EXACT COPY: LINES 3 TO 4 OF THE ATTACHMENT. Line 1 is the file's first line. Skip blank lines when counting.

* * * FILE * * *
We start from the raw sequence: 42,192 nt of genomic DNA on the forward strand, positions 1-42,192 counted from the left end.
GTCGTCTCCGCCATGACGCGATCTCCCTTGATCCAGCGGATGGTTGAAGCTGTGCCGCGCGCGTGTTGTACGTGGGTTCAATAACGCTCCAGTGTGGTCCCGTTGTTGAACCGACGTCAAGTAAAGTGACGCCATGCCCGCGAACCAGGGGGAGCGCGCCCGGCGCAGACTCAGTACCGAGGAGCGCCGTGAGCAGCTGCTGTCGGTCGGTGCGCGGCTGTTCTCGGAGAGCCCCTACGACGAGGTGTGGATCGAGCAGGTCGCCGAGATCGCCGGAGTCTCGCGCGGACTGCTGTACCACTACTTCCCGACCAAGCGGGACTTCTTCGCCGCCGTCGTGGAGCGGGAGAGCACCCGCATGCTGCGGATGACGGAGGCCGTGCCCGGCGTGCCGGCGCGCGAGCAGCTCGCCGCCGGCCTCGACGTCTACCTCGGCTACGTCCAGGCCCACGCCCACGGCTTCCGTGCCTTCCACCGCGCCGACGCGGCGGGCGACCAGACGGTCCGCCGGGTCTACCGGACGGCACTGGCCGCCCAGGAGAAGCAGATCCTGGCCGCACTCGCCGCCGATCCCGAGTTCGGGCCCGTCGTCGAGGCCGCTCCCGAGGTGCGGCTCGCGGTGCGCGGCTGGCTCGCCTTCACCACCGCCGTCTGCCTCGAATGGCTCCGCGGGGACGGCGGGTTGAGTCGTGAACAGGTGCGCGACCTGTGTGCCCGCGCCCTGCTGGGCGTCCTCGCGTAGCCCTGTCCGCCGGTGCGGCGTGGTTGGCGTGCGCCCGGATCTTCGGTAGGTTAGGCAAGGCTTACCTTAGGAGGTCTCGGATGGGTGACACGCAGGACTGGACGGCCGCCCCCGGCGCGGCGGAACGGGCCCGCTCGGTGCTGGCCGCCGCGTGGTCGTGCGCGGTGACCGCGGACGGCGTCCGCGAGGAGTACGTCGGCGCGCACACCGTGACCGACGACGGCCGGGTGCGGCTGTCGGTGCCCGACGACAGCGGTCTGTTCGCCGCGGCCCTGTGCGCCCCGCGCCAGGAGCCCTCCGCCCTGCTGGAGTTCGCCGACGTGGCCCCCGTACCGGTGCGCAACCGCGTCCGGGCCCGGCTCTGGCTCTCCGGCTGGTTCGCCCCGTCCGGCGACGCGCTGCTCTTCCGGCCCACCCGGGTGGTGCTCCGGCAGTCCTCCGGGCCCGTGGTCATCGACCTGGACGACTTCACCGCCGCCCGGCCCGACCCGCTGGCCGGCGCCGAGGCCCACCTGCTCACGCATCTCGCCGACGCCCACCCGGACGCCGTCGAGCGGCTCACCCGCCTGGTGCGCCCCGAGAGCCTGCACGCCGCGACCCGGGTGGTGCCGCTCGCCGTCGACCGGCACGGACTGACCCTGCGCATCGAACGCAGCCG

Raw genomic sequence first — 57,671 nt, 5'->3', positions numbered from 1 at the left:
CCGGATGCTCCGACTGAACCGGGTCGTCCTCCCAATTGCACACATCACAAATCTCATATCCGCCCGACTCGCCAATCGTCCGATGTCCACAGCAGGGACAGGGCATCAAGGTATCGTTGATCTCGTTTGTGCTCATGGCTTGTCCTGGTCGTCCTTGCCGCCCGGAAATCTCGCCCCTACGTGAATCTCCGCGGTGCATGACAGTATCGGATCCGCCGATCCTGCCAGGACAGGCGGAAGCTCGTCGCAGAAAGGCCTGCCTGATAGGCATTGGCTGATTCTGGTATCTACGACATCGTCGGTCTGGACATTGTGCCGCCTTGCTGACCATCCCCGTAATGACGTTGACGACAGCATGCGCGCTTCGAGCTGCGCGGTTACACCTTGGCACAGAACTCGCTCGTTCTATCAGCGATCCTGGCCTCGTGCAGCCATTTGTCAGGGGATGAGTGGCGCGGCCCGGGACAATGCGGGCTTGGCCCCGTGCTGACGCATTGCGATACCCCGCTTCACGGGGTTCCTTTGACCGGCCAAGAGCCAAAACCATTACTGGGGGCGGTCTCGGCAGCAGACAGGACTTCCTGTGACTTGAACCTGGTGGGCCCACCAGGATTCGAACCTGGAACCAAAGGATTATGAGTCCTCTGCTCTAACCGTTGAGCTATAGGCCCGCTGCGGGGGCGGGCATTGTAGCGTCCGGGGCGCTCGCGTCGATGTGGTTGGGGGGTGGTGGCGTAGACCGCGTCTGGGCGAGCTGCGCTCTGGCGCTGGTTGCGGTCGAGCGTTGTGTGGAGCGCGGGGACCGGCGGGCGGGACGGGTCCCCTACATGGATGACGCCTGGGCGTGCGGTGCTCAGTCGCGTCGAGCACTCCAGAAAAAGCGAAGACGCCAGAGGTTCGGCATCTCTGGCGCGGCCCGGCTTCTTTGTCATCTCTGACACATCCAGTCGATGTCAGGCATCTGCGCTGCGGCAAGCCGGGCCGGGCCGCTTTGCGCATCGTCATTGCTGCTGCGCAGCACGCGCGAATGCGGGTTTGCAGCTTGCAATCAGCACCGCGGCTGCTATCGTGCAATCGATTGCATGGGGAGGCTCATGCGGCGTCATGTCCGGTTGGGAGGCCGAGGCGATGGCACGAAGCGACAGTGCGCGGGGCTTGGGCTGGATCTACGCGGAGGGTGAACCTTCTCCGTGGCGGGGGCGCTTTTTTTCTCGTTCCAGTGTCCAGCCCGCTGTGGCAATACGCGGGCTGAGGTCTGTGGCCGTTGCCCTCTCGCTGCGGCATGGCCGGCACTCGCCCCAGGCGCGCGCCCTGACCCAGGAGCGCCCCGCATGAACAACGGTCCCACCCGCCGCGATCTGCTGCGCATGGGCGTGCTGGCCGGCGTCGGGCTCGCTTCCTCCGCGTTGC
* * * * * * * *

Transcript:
Raw genomic sequence first — 57,671 nt, 5'->3', positions numbered from 1 at the left:
CCGGATGCTCCGACTGAACCGGGTCGTCCTCCCAATTGCACACATCACAAATCTCATATCCGCCCGACTCGCCAATCGTCCGATGTCCACAGCAGGGACAGGGCATCAAGGTATCGTTGATCTCGTTTGTGCTCATGGCTTGTCCTGGTCGTCCTTGCCGCCCGGAAATCTCGCCCCTACGTGAATCTCCGCGGTGCATGACAGTATCGGATCCGCCGATCCTGCCAGGACAGGCGGAAGCTCGTCGCAGAAAGGCCTGCCTGATAGGCATTGGCTGATTCTGGTATCTACGACATCGTCGGTCTGGACATTGTGCCGCCTTGCTGACCATCCCCGTAATGACGTTGACGACAGCATGCGCGCTTCGAGCTGCGCGGTTACACCTTGGCACAGAACTCGCTCGTTCTATCAGCGATCCTGGCCTCGTGCAGCCATTTGTCAGGGGATGAGTGGCGCGGCCCGGGACAATGCGGGCTTGGCCCCGTGCTGACGCATTGCGATACCCCGCTTCACGGGGTTCCTTTGACCGGCCAAGAGCCAAAACCATTACTGGGGGCGGTCTCGGCAGCAGACAGGACTTCCTGTGACTTGAACCTGGTGGGCCCACCAGGATTCGAACCTGGAACCAAAGGATTATGAGTCCTCTGCTCTAACCGTTGAGCTATAGGCCCGCTGCGGGGGCGGGCATTGTAGCGTCCGGGGCGCTCGCGTCGATGTGGTTGGGGGGTGGTGGCGTAGACCGCGTCTGGGCGAGCTGCGCTCTGGCGCTGGTTGCGGTCGAGCGTTGTGTGGAGCGCGGGGACCGGCGGGCGGGACGGGTCCCCTACATGGATGACGCCTGGGCGTGCGGTGCTCAGTCGCGTCGAGCACTCCAGAAAAAGCGAAGACGCCAGAGGTTCGGCATCTCTGGCGCGGCCCGGCTTCTTTGTCATCTCTGACACATCCAGTCGATGTCAGGCATCTGCGCTGCGGCAAGCCGGGCCGGGCCGCTTTGCGCATCGTCATTGCTGCTGCGCAGCACGCGCGAATGCGGGTTTGCAGCTTGCAATCAGCACCGCGGCTGCTATCGTGCAATCGATTGCATGGGGAGGCTCATGCGGCGTCATGTCCGGTTGGGAGGCCGAGGCGATGGCACGAAGCGACAGTGCGCGGGGCTTGGGCTGGATCTACGCGGAGGGTGAACCTTCTCCGTGGCGGGGGCGCTTTTTTTCTCGTTCCAGTGTCCAGCCCGCTGTGGCAATACGCGGGCTGAGGTCTGTGGCCGTTGCCCTCTCGCTGCGGCATGGCCGGCACTCGCCCCAGGCGCGCGCCCTGACCCAGGAGCGCCCCGCATGAACAACGGTCCCACCCGCCGCGATCTGCTGCGCATGGGCGTGCTGGCCGGCGTCGGGCTCGCTTCCTCCGCGTTGC